original article: http://mainichi.jp/english/articles/20151201/p2a/00m/0na/001000c
An organization providing educational support to children who were affected by the triple disasters of March 2011 released a report Nov. 30 indicating that households in which the father is either unemployed or is on short-term employment contracts have doubled compared to pre-disaster numbers.
Many students thus said they believe they will have to give up going to college or graduate school due to family finances.
The white paper, which investigated children’s poverty and gaps in educational environments and resources, was compiled by Chance for Children, a public interest incorporated association based in Nishinomiya, Hyogo Prefecture, based on a survey it conducted from May to September 2014. The organization received responses from 2,338 households who were affected by the Great East Japan Earthquake, tsunami and nuclear disaster, to whom they have offered assistance. According to the organization, this marked the first time a survey of this scale was conducted regarding children’s educational circumstances in areas directly affected by such massive disasters.
The report showed that 13.1 percent of fathers in the surveyed disaster areas were either unemployed or short-term contract employees, about double the 6.3 percent recorded prior to March 2011. Conversely, regular employment suffered a drop of 9.4 percentage points, down to 78.5 percent. The percentage of households with a yearly income of less than 2.5 million yen jumped by 8.5 percentage points compared to pre-March 11, 2011 figures, to 36.9 percent.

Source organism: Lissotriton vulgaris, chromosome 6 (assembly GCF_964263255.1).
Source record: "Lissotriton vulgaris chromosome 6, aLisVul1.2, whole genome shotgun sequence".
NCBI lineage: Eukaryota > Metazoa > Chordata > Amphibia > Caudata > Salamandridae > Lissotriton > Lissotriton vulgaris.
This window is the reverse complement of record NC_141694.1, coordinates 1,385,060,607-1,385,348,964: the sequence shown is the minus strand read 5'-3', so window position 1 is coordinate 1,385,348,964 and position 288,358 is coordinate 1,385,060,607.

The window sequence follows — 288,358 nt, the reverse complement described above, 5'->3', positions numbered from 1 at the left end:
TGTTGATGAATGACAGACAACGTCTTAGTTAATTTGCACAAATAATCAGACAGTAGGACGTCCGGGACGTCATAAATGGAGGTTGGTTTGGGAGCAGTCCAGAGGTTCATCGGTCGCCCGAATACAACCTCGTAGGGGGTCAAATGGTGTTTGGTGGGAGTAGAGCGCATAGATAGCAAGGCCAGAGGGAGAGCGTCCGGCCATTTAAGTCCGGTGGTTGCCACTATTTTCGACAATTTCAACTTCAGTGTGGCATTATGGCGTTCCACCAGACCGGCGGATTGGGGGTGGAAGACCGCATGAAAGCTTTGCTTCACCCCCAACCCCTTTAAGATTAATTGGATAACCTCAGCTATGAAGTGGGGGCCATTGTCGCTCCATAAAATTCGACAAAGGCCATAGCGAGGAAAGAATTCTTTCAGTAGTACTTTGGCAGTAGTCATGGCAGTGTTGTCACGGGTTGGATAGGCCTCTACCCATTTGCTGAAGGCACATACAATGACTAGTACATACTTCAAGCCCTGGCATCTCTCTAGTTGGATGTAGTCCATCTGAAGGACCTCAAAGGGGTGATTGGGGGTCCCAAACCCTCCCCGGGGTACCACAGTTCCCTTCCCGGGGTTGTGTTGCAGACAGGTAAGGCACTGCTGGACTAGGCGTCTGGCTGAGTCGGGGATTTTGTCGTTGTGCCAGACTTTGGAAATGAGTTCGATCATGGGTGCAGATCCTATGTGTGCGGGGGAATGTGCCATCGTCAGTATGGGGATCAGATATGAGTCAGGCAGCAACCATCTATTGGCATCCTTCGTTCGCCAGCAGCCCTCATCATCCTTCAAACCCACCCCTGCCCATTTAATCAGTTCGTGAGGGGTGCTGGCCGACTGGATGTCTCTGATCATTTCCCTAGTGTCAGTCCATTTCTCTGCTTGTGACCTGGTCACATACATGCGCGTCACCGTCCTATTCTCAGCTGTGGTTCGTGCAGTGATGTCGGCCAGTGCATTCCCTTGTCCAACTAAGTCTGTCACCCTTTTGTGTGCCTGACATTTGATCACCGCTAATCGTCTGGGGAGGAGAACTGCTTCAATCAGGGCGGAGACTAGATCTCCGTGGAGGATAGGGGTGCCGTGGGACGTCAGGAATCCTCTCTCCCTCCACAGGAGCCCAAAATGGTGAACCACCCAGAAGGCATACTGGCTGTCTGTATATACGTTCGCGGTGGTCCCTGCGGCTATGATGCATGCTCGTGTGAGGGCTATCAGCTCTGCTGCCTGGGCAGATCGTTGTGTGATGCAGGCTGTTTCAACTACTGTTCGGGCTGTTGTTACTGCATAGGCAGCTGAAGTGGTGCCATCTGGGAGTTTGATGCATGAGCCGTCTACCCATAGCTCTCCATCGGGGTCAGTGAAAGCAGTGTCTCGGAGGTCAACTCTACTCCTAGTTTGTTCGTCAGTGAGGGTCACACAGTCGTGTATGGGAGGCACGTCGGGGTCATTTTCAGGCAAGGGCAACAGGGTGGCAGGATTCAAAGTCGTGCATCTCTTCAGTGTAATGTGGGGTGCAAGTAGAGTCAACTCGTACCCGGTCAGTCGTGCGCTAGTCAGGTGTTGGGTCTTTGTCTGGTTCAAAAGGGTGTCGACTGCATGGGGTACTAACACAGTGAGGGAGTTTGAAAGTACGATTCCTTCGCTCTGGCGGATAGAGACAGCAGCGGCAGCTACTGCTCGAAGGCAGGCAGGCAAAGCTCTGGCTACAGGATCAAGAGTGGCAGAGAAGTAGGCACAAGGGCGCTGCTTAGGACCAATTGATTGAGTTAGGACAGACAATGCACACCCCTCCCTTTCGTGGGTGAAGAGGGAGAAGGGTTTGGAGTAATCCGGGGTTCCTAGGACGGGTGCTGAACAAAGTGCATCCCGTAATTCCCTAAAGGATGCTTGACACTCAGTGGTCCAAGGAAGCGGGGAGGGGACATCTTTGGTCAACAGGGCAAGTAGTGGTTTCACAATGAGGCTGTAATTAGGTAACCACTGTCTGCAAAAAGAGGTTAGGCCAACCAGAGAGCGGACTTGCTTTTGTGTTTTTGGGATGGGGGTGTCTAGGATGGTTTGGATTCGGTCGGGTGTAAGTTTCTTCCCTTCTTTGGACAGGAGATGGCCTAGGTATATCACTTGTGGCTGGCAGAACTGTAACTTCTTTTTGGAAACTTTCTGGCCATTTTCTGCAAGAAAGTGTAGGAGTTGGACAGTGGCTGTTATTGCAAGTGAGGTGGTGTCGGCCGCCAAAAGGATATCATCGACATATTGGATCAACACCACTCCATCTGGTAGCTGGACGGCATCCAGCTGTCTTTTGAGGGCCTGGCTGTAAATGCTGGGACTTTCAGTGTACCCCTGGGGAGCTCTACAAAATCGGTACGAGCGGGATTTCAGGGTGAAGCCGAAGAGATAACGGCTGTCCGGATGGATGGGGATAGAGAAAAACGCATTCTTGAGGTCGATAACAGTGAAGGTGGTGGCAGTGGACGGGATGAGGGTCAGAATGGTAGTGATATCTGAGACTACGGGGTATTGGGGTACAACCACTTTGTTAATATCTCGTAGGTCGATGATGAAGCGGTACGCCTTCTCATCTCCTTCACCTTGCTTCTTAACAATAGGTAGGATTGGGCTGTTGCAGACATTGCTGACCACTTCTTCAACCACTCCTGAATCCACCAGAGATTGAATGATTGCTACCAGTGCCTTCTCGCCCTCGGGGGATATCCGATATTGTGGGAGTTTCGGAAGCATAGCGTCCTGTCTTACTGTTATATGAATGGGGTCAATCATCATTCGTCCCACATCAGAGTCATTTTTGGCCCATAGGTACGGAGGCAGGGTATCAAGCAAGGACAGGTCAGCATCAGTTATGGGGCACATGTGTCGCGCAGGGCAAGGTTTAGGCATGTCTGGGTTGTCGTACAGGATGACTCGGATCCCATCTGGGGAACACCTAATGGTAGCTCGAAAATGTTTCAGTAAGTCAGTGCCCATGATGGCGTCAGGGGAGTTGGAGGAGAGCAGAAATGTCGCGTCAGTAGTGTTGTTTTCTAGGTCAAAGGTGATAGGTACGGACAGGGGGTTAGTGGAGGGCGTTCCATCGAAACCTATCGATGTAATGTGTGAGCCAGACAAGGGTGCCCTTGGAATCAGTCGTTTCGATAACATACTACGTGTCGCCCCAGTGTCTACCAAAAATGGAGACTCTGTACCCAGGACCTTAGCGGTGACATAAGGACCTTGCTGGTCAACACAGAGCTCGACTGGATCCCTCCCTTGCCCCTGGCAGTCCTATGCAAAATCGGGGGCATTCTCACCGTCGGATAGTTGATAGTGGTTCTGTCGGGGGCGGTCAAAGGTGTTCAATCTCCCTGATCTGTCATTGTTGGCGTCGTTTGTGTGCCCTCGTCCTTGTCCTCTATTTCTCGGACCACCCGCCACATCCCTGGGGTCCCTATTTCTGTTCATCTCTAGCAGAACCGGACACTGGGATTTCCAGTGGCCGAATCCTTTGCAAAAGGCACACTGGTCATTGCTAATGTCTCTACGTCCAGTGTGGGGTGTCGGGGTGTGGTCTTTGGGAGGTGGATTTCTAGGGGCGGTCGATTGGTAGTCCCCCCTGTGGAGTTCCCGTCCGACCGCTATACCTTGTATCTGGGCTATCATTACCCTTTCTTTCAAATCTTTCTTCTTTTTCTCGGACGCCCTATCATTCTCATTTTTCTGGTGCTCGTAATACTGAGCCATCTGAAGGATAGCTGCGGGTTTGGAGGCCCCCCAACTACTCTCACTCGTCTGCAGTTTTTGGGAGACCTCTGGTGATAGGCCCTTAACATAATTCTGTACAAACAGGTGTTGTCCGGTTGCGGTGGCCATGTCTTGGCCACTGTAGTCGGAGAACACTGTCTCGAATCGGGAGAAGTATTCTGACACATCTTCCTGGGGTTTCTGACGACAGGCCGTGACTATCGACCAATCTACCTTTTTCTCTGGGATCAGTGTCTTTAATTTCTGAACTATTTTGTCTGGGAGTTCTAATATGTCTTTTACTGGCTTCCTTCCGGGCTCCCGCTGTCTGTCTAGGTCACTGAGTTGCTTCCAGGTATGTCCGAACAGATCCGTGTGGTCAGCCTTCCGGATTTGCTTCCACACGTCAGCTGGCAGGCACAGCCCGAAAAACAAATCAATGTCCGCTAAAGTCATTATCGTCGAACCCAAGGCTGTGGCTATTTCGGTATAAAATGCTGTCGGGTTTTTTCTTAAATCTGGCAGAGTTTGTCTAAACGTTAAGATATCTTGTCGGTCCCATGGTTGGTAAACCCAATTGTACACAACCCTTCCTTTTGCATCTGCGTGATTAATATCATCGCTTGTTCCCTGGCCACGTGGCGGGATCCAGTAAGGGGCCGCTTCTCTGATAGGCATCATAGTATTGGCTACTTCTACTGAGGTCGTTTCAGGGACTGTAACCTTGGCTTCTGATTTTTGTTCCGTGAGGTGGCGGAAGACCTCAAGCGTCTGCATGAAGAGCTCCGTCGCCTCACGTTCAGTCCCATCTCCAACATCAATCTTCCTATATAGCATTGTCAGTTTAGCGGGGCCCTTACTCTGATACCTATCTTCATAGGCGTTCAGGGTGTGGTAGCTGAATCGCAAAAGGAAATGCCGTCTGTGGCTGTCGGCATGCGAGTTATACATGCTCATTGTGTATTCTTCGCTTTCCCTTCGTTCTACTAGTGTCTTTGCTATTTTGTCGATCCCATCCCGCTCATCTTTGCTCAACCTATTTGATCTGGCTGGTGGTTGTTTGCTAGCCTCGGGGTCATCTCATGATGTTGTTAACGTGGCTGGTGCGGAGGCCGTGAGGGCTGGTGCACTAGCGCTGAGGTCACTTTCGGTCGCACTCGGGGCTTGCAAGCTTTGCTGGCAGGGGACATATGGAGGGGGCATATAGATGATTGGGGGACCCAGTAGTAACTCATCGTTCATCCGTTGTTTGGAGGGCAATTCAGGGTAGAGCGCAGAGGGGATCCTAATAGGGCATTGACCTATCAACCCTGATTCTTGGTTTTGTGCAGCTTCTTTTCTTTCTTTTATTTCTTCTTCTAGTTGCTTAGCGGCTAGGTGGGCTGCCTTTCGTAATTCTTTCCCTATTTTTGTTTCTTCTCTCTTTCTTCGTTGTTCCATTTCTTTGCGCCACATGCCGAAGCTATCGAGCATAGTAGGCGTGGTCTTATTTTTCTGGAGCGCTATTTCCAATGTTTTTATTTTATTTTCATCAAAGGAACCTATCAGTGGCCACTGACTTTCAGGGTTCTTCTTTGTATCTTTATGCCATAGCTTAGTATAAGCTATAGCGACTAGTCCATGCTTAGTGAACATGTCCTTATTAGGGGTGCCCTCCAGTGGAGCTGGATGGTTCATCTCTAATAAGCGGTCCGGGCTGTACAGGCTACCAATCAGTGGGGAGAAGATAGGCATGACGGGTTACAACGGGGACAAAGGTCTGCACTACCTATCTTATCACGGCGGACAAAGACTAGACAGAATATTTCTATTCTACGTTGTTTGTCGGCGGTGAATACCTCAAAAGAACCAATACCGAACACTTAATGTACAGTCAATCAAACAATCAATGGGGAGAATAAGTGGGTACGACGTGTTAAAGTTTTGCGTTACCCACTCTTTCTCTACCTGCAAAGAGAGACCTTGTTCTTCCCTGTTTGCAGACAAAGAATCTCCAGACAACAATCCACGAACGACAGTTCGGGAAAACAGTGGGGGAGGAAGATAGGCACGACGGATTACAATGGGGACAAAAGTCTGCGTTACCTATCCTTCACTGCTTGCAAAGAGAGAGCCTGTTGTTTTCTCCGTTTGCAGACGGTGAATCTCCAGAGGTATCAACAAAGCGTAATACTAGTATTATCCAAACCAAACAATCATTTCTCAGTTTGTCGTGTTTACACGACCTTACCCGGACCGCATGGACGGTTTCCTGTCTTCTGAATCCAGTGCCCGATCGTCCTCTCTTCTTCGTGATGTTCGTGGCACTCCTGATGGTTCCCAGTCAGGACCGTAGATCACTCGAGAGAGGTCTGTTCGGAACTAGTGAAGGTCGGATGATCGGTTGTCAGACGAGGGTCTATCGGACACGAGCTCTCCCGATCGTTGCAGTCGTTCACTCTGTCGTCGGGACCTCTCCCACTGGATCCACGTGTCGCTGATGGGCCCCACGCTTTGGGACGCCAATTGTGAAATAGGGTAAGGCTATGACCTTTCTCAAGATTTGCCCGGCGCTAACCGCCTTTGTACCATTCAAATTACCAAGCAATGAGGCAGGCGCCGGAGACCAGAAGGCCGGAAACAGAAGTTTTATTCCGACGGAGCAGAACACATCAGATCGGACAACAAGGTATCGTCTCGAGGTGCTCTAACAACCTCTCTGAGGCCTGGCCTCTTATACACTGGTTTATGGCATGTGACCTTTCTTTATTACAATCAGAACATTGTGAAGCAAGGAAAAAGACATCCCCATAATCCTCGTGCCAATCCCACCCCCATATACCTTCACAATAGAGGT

Asked what their ideal educational trajectories were, 56.2 percent of third-year junior high school students who responded to the survey said they wanted to attend “university or more (graduate school).” However, asked what they believed was realistic, only 44.3 percent said “university or more (graduate school),” showing an 11.9-percentage point gap between ideal and realistic educational goals. Some 13.4 percent of students cited tight household finances as the main reason for this gap. In a similar survey taken of students and their parents in fiscal 2011, only 4.3 percent of students pointed to household finances as a factor in choosing realistic educational paths, illustrating a rise in the proportion of students being forced to choose “realistic” educational paths that run counter to their own wishes.
Meanwhile, a look at the income of households with junior high or high school students who have refused to go to school showed that the lower the income, the greater the likelihood that students refuse to attend school. Students coming from households with an annual income of less than 1 million yen accounted for 17.9 percent of students with a history of truancy. A greater number of students from low-income households also said that they felt they did not have a place where they felt safe, or that they had experienced suicidal tendencies.
“The effects of the 2011 disasters are seen not only in education, but also in everyday life and elsewhere, and their multiple causes — such as household finances and interpersonal relationships — are intertwined,” says Chance of Children’s representative director Yusuke Imai. “The central government, local governments and communities must collaborate to support students by expanding (non-loan) scholarships and institutionalizing a system of social workers specializing in children.”
SENDAI – Manufacturers from outside Tohoku are launching plants in the region, underpinning the reconstruction work following the damage left by the devastating 2011 earthquake and tsunami.
“This year, reconstruction will become more evident in (tsunami-hit) coastal areas,” said Kazuhiro Morimoto, head of the Ministry of Economy, Trade and Industry’s regional bureau for Tohoku.
But while expectations are high, some areas are struggling due to labor shortages.